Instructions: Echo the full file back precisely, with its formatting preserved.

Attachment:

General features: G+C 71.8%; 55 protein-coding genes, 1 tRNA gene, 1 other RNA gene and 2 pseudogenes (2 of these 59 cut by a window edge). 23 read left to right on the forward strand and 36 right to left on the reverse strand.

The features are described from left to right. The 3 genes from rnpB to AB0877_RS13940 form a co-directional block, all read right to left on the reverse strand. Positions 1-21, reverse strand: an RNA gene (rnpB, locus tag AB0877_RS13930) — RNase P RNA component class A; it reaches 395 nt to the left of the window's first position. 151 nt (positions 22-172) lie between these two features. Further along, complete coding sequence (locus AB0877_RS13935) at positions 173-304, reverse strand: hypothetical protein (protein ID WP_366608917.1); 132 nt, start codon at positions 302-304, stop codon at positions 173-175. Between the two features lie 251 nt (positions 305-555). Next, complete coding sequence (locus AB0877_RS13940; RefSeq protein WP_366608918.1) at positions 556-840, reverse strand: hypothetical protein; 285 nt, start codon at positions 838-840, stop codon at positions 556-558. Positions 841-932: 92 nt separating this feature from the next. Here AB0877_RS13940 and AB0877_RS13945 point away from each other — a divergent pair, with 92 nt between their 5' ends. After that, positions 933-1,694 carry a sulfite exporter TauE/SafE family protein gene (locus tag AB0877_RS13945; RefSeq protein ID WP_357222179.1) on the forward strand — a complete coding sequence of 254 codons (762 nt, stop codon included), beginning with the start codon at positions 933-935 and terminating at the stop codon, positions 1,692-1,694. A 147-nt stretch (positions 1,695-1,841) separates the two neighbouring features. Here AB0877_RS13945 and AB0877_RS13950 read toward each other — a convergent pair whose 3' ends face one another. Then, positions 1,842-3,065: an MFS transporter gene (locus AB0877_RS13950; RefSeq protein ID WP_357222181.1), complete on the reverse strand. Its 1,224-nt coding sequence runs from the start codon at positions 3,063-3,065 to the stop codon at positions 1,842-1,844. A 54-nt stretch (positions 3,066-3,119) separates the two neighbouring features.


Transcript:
General features: G+C 71.8%; 55 protein-coding genes, 1 tRNA gene, 1 other RNA gene and 2 pseudogenes (2 of these 59 cut by a window edge). 23 read left to right on the forward strand and 36 right to left on the reverse strand.

The features are described from left to right. The 3 genes from rnpB to AB0877_RS13940 form a co-directional block, all read right to left on the reverse strand. Positions 1-21, reverse strand: an RNA gene (rnpB, locus tag AB0877_RS13930) — RNase P RNA component class A; it reaches 395 nt to the left of the window's first position. 151 nt (positions 22-172) lie between these two features. Further along, complete coding sequence (locus AB0877_RS13935) at positions 173-304, reverse strand: hypothetical protein (protein ID WP_366608917.1); 132 nt, start codon at positions 302-304, stop codon at positions 173-175. Between the two features lie 251 nt (positions 305-555). Next, complete coding sequence (locus AB0877_RS13940; RefSeq protein WP_366608918.1) at positions 556-840, reverse strand: hypothetical protein; 285 nt, start codon at positions 838-840, stop codon at positions 556-558. Positions 841-932: 92 nt separating this feature from the next. Here AB0877_RS13940 and AB0877_RS13945 point away from each other — a divergent pair, with 92 nt between their 5' ends. After that, positions 933-1,694 carry a sulfite exporter TauE/SafE family protein gene (locus tag AB0877_RS13945; RefSeq protein ID WP_357222179.1) on the forward strand — a complete coding sequence of 254 codons (762 nt, stop codon included), beginning with the start codon at positions 933-935 and terminating at the stop codon, positions 1,692-1,694. A 147-nt stretch (positions 1,695-1,841) separates the two neighbouring features. Here AB0877_RS13945 and AB0877_RS13950 read toward each other — a convergent pair whose 3' ends face one another. Then, positions 1,842-3,065: an MFS transporter gene (locus AB0877_RS13950; RefSeq protein ID WP_357222181.1), complete on the reverse strand. Its 1,224-nt coding sequence runs from the start codon at positions 3,063-3,065 to the stop codon at positions 1,842-1,844. A 54-nt stretch (positions 3,066-3,119) separates the two neighbouring features.